2017 marks the 6th year of the AHDA fellowship program. To date we have had over 59 fellows in the program representing over 30 countries. Below find information regarding the professional interests and accomplishments of select fellows and alumni.
While at Columbia, fellows design individual projects that address some aspect of a history of gross human rights violations in their society, country, and/or region. Click here to read more about the fellows' projects.
Click here to read about more about the work of our Fellows.
Bonita Bennett is Director of the District Six Museum in Cape Town, South Africa. Prior to this, Bennett worked as a youth worker for the Diocese of Cape Town, a high school teacher, a project manager for the South African Institute of Race Relations, and as a research and project manager for the African Tenants Verification Project of the Western Cape Land Claims Commission. Bennett’s work in the non-profit and public sector has sought to bring together her pedagogical training and her political activism, and she has combined skills gleaned during the days of the anti-apartheid struggle with her formal training to inform her approach to her position as Director of the District Six Museum. As an AHDA fellow, Bennett will develop school curricula that use moments in South Africa’s national history—employing storytelling, performance, creative writing, the arts, and history—to illuminate current realities and link the past to the present, with the overarching message that the past matters.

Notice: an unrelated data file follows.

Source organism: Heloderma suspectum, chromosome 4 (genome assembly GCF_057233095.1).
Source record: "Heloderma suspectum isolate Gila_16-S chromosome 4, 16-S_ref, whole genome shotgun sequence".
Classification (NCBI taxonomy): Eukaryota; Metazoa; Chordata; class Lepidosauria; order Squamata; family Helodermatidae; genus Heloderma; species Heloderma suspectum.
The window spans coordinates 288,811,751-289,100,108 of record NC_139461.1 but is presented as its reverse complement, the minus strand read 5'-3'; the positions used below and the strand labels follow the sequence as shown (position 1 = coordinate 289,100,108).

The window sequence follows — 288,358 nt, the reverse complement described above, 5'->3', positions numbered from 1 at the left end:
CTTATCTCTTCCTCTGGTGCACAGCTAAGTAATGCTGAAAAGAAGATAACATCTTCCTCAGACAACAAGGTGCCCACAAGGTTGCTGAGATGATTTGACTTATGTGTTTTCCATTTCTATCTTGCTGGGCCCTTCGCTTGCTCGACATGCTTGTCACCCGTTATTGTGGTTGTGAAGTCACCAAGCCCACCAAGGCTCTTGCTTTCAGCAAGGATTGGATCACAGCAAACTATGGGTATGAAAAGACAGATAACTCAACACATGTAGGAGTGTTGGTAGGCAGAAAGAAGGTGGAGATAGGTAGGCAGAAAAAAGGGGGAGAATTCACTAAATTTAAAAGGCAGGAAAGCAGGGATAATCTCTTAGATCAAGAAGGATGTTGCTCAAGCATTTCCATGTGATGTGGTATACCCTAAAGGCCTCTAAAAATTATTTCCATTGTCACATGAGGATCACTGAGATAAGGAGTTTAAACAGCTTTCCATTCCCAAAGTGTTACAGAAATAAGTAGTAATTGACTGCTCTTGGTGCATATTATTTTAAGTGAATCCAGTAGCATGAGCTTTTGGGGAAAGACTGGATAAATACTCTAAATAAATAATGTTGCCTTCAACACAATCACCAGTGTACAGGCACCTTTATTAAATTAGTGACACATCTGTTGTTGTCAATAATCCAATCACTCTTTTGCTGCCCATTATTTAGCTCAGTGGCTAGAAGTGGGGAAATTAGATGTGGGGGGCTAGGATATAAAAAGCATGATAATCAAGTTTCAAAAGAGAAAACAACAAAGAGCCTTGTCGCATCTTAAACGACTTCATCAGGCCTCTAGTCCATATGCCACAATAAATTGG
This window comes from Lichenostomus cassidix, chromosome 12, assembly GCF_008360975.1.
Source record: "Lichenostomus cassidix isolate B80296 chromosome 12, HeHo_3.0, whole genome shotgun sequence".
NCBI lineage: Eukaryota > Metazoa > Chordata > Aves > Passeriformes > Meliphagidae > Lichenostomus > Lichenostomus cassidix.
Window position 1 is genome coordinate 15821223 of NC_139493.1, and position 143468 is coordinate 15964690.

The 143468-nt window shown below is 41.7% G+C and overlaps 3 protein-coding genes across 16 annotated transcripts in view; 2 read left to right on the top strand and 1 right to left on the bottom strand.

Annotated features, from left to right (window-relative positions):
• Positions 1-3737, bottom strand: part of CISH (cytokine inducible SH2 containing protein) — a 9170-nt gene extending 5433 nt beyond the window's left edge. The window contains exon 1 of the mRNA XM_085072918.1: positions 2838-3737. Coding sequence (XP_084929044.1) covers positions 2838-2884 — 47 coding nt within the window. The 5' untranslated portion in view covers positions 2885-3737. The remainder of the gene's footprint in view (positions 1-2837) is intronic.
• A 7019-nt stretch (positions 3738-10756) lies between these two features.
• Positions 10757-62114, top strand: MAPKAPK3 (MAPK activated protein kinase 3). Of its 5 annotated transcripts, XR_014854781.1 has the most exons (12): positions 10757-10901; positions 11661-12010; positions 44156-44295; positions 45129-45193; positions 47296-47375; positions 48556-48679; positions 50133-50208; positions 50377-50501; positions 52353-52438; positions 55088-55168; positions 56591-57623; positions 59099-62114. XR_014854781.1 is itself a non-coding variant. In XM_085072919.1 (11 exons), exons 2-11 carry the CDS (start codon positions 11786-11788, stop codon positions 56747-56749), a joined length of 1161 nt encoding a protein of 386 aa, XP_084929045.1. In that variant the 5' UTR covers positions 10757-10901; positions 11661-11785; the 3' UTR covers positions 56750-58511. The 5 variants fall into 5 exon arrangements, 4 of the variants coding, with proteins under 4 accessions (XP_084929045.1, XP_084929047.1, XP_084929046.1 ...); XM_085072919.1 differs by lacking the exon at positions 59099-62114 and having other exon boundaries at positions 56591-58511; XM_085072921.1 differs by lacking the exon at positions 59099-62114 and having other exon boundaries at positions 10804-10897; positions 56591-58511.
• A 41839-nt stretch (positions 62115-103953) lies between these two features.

Whitney M. Young Fellow